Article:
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Gardening has never been hotter. Many people have turned to gardening in the age of COVID-19 as a form of entertainment, self-sufficiency, and even therapy.
“Just being out in the warm sun lifts spirits,” Rebecca Finneran, senior horticulture educator at Michigan State University Extension, tells Yahoo Life. “Gardening is relaxing, and it offers weight-bearing exercise and downtime away from a computer screen.”
Consider the logistics
Of course, if you’re new to this, starting your own garden can be overwhelming. “Consider the size of your family, and how big a garden you think you want to make,” Bob Westerfield, a consumer horticulturist at the University of Georgia, tells Yahoo Life. If you only have a small area to work with or you don’t want to go through the hassle up ripping up your grass, Westerfield recommends raised beds. (No yard? Use a raised bed to grow plants on a deck, porch, or rooftop, says Finneran.)
Find a sunny spot
Your sunlight exposure matters, too, horticulturist Jon Traunfeld, director of the Home & Garden Information Center at University of Maryland Extension, tells Yahoo Life. “Most plants need six to eight hours of direct sunlight to grow well,” he says. “This includes most annual flowers like zinnia and marigold, tomato, pepper, and basil.” If you have a specific plant in mind, Traunfeld recommends researching it in advance so you know its particular growing needs.
Herbs, veggies, and annuals
“Plant things you’re familiar with—not exotic stuff,” Finneran says. If you want to see results from fruits and veggies this season, Westerfield says it’s best to buy transplants (seedlings). “You don’t want to grow those from seeds,” he says.
Traunfeld recommends herbs like basil, thyme, rosemary, and oregano, veggies like tomatoes, peppers, bush cucumbers, and leafy greens, and annual flowers like mountain mint, bee balm, black-eyed Susan, and aster.
Ready to get growing? Check out these expert-approved tools.
This raised bed is just right: It’s deep enough to give plants space to lay down roots. And, while many raised beds are low to the ground, this one is 30 inches tall, making it a good fit for people who don’t like to lean over when they garden.
A hand trowel can help you do everything from scoop up dirt and add to your raised bed to dig out a patch to plant. It’s a tool you’ll use often, says Westerfield. What kind to buy? Finneran says that “ergonomics are important.” This Fiskars hand trowel has a Softgrip handle for comfort. It also has a pointed head to cut through tough turf, and a hole for hanging.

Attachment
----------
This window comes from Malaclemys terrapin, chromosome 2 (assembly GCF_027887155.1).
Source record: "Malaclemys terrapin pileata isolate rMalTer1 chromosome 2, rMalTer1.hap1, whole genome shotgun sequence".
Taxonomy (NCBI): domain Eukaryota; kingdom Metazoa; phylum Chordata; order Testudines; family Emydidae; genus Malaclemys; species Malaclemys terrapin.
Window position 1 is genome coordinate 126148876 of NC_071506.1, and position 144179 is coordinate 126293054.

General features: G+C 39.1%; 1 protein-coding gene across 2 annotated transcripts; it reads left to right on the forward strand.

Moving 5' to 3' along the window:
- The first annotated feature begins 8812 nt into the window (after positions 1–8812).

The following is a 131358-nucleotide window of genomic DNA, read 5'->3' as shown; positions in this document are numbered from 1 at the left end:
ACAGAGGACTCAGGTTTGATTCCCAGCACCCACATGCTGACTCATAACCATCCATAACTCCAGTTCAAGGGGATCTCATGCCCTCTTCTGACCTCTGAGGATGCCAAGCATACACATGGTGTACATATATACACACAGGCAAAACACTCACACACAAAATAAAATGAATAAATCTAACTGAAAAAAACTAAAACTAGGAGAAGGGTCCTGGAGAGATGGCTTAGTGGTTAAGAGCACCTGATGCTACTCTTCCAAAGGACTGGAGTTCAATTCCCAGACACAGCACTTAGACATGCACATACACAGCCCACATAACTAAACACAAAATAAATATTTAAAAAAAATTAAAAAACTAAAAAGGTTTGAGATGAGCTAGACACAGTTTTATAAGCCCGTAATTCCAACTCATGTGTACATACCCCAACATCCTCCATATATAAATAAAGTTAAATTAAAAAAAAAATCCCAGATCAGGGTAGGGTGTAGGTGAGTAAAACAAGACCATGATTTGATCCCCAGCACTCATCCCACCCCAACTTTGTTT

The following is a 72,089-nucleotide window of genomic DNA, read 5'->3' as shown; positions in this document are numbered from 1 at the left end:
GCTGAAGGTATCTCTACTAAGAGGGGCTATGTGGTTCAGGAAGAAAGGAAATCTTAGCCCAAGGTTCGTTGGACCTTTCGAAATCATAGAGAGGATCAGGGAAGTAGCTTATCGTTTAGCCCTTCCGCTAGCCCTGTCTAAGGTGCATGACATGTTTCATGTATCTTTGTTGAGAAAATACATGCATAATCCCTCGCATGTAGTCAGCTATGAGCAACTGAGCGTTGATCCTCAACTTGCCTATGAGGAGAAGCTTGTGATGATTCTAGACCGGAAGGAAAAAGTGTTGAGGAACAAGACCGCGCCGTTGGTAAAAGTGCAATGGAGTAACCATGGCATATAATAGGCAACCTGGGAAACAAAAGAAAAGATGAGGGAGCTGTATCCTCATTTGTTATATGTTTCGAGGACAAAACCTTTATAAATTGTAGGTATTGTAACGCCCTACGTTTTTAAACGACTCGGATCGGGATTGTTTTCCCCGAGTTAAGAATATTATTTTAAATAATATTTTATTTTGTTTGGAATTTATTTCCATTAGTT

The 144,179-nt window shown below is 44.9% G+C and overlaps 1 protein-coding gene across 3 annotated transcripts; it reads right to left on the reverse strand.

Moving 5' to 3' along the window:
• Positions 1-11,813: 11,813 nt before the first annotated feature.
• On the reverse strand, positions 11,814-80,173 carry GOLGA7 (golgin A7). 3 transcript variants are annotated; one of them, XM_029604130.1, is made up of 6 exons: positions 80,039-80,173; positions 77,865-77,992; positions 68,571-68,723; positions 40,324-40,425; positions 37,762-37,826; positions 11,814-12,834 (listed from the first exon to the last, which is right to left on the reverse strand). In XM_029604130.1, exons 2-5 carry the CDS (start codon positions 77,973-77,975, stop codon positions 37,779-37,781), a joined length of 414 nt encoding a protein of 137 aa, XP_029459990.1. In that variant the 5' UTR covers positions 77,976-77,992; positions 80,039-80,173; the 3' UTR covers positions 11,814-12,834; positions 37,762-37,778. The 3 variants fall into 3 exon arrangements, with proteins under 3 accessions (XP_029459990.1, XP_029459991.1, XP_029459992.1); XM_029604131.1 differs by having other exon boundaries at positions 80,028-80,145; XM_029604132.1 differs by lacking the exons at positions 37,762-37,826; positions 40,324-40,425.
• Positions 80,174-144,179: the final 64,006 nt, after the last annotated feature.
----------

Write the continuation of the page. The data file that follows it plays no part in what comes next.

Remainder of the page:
One of the quickest ways to install a raised bed is to get an oversize plastic container and fill it with dirt, says Westerfield. Plastic containers tend to work well for decks and rooftop gardens because they’re easy to set up and easy to remove when you’re done. This Husky 35-gallon tote is sturdy, so you don’t have to worry about it cracking as your garden grows. Just drill holes in the bottom before you get started. “You have to have drainage holes,” says Westerfield. “Otherwise, you’ll get root rot.”
A rake can level out your soil or remove leaves from your gardening site, Finneran says. This Garden Guru hand rake is great for turning and loosening soil before you plant, and weeding once your plants are in. It has stainless steel prongs to work through soil and an ergonomic handle.
Bypass blades, which are designed to catch and hold a branch or stem when you cut it, are “necessary” for woody-type plants, says Finneran. These Fiskars bypass pruning shears have a steel blade that stays sharp. A low-friction coating keeps blades from getting gummed up with sap and debris, and helps prevent rust. Padded, non-slip grips keep hands comfy while you work.
If you don’t have soil handy or you’re creating a raised bed, Traunfeld recommends potting soil. It’s lightweight, drains well, holds water and nutrients, and is typically free of weeds, insects, and diseases. Miracle Gro’s potting mix has moisture control to help protect your plants from over- and under-watering. The special formula will also help feed your plants for up to six months.
Your plants will need plenty of water and, if you don’t have a hose handy, a watering can is the way to go. Finneran recommends a can with a gentle spray head (to avoid pummeling your plants with water) and a head that can be easily removed for when you want a faster pour. This one has both, and holds 2.5 gallons of water to minimize trips to the sink. It’s made of high impact-resistant plastic so it’ll survive a drop here and there.
Gardening requires gear, and toting it around with just two hands can be tricky. That’s why Traunfeld recommends a 5-gallon bucket. It’s “good for holding tools, carrying water, and mixing up potting soil,” he says. This bucket is made of durable food-grade plastic and has a metal handle for easy carrying.
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